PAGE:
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Revell Thames Panel Truck

Thames Panel Truck
Revell No. 85-4199
Model Type: Injection-molded styrene
Molded Colors: White, clear
Scale: 1/25
MSRP: $24.95
Pros: Parts trees bagged separately; body parts fit well.
Cons: Front suspension a bit fiddly
The Thames Panel Truck was a  plentiful, low-cost, lightweight vehicle that found success in drag racing during the 1950s and 1960s. By replacing its anemic four-cylinder engine with V-8 power, the little Thames Wagon was always a contender at the track and continues to be popular with nostalgia racers today.

Inspecting the contents of the box, you will notice all the trees are bagged separately, leaving parts blemish-free.

The 102 parts included for this build are cleanly molded in white and chrome, with nice vinyl race tires and a sheet of flat clear plastic for the windows and a nicely registered decal sheet that can be used to build one of two different versions.
The V-8 engine and transmission consist of 30 pieces, and they build up into a clean representation of a generic, possibly Chevy-style fuel-injected race setup that may have been used during the 1960s.

The chassis/interior floor comes as a single piece, to which all suspension and body parts attach.

The nine-piece ladder-bar rear suspension builds into a nice representation of the style of rear-end treatment used for drag racing.

The 14-piece front straight axle suspension is a little fiddly, and care must be taken to fit all pieces. With a little patience, the front end goes together well. When complete, it is a lot stronger than it looks, and gives that correct Gasser stance.

Fitting the engine and transmission to the rest of the completed chassis was a breeze. All parts slipped into place without any fit issues at all.

Rounding out the chassis was the radiator and hoses.

I was expecting some issues with the fit of the body parts, becasue this Panel Truck comes with all doors open. That leaves the main shell a little flimsy, and care must be taken in handling.

Warpage was another concern that was unfounded. All parts – the firewall, doors (front and rear ) and the hood fit together as they should.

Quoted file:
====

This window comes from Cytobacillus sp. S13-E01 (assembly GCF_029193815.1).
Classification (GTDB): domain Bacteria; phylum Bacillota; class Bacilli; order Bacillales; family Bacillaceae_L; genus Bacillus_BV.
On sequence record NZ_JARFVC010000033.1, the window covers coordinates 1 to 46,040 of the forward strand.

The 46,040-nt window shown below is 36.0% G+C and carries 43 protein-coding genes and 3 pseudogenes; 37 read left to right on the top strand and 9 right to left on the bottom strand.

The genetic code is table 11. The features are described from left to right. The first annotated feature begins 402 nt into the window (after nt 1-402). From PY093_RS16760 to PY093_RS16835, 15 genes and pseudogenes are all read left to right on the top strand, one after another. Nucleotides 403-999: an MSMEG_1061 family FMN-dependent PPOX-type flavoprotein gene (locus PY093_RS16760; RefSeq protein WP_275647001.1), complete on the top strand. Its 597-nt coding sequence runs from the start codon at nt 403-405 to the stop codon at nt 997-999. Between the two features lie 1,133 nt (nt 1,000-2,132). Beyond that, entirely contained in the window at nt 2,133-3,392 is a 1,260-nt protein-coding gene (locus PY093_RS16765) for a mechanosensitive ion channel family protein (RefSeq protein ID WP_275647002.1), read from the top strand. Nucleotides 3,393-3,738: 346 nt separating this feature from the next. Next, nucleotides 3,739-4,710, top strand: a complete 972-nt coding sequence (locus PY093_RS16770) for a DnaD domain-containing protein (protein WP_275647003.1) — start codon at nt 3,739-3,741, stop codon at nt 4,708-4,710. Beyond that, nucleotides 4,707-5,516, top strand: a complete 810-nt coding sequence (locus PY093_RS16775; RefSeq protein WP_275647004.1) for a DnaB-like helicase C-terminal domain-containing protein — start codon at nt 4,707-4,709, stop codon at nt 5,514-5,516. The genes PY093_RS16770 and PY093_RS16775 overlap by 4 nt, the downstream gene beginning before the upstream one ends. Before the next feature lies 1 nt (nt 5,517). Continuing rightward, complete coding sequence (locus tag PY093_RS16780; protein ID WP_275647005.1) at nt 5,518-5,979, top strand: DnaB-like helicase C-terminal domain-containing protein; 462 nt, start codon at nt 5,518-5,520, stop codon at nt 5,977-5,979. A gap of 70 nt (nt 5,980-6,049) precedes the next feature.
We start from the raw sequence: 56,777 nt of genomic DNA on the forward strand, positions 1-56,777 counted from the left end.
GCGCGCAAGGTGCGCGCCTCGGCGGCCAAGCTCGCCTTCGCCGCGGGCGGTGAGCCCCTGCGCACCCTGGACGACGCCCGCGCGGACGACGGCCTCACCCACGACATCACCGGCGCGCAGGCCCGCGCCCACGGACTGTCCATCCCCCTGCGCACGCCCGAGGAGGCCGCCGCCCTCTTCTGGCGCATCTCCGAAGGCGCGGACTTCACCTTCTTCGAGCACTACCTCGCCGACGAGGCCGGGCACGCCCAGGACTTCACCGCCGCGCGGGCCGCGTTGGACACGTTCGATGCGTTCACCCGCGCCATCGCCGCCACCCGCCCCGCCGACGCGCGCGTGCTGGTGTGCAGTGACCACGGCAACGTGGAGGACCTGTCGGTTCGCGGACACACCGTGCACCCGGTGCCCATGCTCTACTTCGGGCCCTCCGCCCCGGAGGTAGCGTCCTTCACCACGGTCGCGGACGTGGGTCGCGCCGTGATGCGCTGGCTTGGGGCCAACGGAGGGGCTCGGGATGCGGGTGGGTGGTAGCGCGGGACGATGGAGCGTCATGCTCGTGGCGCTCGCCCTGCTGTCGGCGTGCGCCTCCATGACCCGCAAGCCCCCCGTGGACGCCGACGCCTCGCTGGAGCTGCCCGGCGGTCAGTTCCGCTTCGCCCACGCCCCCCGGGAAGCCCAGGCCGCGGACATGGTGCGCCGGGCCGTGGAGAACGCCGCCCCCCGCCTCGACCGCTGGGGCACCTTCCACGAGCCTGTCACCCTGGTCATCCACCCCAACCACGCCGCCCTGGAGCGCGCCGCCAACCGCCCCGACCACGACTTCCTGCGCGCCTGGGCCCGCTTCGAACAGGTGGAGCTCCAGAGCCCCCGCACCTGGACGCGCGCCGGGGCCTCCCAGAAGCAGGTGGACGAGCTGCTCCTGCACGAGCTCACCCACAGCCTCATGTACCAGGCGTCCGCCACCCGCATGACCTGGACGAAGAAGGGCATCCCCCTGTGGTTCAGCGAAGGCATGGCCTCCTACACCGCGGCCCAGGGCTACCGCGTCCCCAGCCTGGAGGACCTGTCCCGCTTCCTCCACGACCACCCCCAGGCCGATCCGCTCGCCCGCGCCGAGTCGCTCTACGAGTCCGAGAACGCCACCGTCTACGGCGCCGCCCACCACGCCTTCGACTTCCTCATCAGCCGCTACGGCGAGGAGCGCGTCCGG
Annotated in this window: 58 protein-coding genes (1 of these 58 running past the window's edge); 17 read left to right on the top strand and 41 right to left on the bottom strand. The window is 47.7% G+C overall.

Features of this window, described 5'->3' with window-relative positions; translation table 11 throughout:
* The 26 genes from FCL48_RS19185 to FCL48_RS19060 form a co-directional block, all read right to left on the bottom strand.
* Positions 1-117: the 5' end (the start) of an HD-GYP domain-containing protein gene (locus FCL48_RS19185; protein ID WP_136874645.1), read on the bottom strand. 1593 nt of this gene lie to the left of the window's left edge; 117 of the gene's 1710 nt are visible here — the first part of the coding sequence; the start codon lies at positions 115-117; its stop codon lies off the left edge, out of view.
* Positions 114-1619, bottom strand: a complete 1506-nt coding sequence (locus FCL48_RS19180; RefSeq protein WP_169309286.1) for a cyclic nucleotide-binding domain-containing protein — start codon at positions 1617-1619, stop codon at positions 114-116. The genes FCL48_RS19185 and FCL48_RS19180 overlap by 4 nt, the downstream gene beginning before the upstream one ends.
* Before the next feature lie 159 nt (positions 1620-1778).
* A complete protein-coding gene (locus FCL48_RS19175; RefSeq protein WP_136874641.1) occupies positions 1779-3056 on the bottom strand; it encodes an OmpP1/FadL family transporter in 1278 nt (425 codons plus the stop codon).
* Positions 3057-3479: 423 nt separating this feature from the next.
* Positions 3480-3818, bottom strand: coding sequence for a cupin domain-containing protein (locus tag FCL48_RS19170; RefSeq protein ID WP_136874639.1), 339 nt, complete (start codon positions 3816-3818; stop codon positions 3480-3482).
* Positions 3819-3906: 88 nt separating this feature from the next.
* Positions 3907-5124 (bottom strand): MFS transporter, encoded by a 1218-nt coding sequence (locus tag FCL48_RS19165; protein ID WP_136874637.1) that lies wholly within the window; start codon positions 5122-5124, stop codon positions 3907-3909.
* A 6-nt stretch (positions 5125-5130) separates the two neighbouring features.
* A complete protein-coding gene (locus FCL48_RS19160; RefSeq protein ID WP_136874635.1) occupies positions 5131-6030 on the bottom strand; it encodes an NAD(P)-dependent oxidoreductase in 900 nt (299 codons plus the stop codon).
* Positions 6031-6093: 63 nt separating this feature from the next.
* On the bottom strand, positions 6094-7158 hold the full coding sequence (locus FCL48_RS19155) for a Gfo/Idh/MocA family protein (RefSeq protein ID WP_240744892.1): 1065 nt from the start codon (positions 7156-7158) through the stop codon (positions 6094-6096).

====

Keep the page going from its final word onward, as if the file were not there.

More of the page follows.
Painted with Testor’s Lime Ice lacquer, the little Thames looks to be a close match to the green used on the box art. Decals were then easily applied as instructed, and Testor’s clear lacquer was used to finish off the painting.

The instructions come complete with full-size templates for making all the glass, and on my build I had no issues fitting the glass as instructed, using a little Pledge with Future Shine to hold the glass in place.

Before attaching the body to the chassis, the minimal interior pieces were painted white to contrast/complement nicely with the green interior components and exterior of the little wagon.

The rear floor pan was then painted various shades of brown tones to show off the grain of the wood rear floor.

Attaching the body then commenced with no issues, and only minor flexing of the body to fit snugly onto the completed  chassis.

Placing the headlights and taillamp, the batteries in the rear along with large wind up key, a Moon-style gas tank and hood assembly round out this build.

I had never built the previous issues of this kit, and did not know what to expect, because this is not the type of car I would normally build.

I did find this little Thames truck to be a delight to build and really would recommend it to anyone.


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